Back to Issue Forty-Seven

One-way Ticket



I am boarding the train for my one-way ticket from upstate to tomorrow. The seats are velvet and the carriage is bright and cold, and you are near the end of the compartment, alone with a coffee and a cat curled on your lap. You are looking out the window. I say, is this seat taken? You say, I know where you are going and I know where you have been. I take the seat. I drink your coffee. You are looking out the window but I am looking at the time. I fish the map from my pocket, all crumpled, smooth it out, and grab your hand. I open my mouth

and the twinkle in my eye says New York. The maw of the swallowing city and us caught between its gums, tumbling through winding shoelace-like streets, laughing to the screams of the taxis when I kiss you and you taste like industrial smoke and shiny new dreams. It’s morning and I hand you a breakfast bagel with avocado wrapped in yesterday’s newspaper. It’s morning and the world is kneeling at our feet, we are commanding a world of glass titans and life is good because you found a great discount for bulk ramen

and you hum. You say quiet is nice, and the mantle of the Earth rocks and splits wide open. We are in West Virginia lying on rain-dotted grass next to wildflowers dancing like drunkards on a hot breeze. I point out that some of the clouds look vaguely phallic and you throw ice cubes at me. This is this our Eden, I say, and a house sprouts behind us, a blue-shingled monstrosity with a sun-bleached porch and three big stories. The rising haze clouds the contour of your face under a fresh low light and it smells like moist oranges, you say it’s Hollywood so

we picnic. We snack on our fruits. This time you kiss me and you taste like mango juice.

and I promised I would marry you long ago, didn’t I? But first I will bring you to the place I call home in a crappy little car singing 2010’s pop songs all the way down the coast of California, and you will tie a tangled lock of hair around my wrist under an unyielding willow. Somewhere down on the west coast, we lost our way on unsurpassable trails. At night when the sky is a black outstretched palm, I will point at the ocean and say I love it because it has no end, because of its warm shallows and soundless depths. I will ask if that sounds familiar. And then I will cradle your hand because angel, you promised you would hold me if I fell asleep at the bottom of the sea.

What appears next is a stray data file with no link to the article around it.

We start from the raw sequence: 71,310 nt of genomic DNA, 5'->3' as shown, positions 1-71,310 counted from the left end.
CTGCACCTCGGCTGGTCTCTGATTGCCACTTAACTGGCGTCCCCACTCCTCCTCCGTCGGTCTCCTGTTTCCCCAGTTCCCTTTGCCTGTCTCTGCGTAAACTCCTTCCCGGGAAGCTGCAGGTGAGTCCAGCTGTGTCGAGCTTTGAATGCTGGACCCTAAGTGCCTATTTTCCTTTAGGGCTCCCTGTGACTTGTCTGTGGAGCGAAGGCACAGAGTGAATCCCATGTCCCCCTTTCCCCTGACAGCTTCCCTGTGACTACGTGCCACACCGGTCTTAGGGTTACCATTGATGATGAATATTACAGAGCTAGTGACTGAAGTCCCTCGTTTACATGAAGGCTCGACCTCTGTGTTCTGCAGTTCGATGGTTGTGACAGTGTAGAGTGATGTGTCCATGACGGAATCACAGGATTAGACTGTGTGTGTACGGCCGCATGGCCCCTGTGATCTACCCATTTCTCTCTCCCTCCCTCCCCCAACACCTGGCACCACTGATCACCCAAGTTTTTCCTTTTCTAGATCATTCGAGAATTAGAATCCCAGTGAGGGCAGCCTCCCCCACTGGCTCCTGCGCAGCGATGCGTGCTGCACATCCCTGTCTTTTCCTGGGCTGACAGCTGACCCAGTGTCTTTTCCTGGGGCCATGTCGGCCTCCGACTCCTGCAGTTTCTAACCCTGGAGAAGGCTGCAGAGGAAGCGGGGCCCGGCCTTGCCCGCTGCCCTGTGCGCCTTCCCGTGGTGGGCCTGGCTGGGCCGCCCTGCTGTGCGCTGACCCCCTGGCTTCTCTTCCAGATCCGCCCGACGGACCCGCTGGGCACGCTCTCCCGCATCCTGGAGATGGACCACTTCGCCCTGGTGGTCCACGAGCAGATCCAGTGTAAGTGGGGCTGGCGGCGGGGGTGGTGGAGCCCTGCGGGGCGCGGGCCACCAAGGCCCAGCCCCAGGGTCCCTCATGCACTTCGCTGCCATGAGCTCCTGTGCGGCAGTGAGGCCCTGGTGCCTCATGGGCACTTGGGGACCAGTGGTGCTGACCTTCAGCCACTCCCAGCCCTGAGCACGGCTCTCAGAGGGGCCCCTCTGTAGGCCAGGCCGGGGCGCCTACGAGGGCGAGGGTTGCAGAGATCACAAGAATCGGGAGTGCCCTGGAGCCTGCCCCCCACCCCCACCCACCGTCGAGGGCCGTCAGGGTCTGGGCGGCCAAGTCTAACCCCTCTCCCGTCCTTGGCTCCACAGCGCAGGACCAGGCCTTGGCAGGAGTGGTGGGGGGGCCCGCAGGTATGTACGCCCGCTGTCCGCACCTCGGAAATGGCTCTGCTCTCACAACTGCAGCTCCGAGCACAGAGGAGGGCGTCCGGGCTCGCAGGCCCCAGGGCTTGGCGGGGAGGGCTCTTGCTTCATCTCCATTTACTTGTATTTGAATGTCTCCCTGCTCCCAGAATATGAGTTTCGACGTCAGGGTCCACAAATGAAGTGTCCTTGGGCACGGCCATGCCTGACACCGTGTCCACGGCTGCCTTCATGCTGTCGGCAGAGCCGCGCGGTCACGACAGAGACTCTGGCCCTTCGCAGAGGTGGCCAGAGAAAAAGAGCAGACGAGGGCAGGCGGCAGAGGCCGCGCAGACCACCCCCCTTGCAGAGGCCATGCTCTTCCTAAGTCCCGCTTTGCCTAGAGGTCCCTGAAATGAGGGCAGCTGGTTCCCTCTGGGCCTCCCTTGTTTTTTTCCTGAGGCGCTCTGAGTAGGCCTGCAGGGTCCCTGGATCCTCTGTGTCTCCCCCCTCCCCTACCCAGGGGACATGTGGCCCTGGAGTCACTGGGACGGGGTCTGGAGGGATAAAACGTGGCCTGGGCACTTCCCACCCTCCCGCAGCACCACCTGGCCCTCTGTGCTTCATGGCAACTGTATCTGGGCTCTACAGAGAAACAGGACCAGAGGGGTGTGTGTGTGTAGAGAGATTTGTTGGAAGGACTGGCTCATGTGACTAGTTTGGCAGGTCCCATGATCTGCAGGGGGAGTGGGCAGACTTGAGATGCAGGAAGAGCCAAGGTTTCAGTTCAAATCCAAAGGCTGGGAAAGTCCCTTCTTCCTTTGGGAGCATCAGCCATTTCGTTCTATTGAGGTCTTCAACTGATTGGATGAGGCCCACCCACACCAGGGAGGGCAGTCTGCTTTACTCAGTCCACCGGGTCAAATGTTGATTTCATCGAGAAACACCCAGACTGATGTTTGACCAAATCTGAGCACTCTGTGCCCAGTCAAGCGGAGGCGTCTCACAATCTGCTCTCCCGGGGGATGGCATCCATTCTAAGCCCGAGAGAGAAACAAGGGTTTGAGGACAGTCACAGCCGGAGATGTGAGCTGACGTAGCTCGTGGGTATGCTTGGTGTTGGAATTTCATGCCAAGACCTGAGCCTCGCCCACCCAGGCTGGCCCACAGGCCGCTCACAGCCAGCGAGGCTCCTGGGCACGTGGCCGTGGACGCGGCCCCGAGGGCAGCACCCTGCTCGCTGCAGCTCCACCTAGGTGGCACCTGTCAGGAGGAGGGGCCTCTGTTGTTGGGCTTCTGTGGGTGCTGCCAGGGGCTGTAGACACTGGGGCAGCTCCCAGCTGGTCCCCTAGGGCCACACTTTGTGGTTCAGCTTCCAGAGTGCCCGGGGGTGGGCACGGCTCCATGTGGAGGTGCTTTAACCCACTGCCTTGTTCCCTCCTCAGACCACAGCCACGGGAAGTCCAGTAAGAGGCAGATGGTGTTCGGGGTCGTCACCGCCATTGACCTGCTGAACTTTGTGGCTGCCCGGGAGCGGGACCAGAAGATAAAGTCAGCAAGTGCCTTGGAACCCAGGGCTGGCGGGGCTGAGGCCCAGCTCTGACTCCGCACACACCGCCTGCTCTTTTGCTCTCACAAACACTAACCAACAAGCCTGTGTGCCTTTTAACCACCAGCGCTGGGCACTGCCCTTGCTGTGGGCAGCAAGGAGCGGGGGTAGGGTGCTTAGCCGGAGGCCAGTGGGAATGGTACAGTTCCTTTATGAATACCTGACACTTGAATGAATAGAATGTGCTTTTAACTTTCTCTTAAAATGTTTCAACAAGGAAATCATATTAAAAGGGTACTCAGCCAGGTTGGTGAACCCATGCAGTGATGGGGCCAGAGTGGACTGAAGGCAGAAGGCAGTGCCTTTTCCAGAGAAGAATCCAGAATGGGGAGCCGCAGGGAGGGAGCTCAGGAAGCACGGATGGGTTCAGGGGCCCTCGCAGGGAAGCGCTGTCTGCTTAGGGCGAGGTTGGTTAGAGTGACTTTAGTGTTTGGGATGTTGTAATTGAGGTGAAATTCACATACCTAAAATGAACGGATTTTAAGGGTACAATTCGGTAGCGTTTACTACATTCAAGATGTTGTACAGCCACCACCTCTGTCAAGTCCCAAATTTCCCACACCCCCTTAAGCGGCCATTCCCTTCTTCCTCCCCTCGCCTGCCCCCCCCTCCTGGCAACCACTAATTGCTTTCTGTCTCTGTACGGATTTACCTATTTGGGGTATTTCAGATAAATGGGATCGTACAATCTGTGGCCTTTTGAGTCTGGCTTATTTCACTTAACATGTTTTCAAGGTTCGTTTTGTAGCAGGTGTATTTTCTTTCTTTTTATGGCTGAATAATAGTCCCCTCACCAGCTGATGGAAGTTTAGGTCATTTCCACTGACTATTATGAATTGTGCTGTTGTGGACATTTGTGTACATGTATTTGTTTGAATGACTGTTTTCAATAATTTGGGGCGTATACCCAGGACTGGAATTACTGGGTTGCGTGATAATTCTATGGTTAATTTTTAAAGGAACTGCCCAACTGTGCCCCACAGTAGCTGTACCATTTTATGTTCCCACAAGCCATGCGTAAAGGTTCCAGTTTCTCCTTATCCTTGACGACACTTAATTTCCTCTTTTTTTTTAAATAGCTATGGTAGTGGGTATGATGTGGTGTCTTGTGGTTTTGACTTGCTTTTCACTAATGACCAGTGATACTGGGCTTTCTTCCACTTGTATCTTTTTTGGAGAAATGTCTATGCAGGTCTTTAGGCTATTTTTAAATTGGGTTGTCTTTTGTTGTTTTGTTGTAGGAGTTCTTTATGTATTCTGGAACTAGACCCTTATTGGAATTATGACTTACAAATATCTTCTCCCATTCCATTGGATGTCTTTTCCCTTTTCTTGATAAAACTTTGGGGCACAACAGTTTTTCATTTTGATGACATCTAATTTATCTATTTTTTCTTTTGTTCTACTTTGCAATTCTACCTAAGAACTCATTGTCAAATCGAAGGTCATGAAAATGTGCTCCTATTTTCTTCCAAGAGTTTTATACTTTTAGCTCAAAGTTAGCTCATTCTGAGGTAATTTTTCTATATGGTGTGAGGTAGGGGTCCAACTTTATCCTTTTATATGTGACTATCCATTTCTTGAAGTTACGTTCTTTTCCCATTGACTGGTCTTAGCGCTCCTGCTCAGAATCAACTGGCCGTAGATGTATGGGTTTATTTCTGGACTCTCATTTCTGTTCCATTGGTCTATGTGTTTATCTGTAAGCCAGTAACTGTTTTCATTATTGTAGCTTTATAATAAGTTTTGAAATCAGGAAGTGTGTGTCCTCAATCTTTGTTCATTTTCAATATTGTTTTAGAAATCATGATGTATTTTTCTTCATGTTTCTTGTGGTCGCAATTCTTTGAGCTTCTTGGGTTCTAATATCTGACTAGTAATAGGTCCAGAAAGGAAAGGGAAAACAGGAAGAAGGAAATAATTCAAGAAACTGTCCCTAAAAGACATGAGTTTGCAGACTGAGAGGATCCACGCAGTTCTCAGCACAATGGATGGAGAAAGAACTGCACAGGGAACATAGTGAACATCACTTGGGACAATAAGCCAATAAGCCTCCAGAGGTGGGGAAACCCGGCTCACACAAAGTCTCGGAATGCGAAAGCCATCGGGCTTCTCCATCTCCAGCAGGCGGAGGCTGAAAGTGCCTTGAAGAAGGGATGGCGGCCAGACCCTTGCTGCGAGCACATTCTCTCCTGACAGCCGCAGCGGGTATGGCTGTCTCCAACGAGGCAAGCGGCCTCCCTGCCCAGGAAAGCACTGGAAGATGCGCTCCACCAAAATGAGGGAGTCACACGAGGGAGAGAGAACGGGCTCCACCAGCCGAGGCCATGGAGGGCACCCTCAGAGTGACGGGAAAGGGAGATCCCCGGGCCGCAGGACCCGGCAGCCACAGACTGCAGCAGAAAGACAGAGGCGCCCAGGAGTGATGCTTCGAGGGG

And the cat somehow found its way onto the table. It bats its tail, the mug goes tumbling, and your coffee seeps into the map like a Rorschach blot. I laugh—an involuntary thing. You crack a smile and oh, there my heart goes again rattling away, this stupid clockwork contraption running on hot steam and the love you will have given me. Always the love you will have given me. I say maybe the cat is a metaphor. You say I’m your insufferable little writer. Clouds above the Hudson are presents pregnant with past and future. The train chugs on and you let me fall asleep on your shoulder.

Andrew Yuan is a student at Phillips Exeter Academy. He is the Editor-in-Chief of AURAL Magazine, a contributor to South China Morning Post, and a prose/poetry editor for Surging Tide Magazine, Kalopsia Lit, and The Metaphysical Review. A National Gold Medalist in poetry and flash fiction, he has been recognized by the Alliance for Young Artists and Writers, the National YoungArts Foundation, The Boston Globe, and more.

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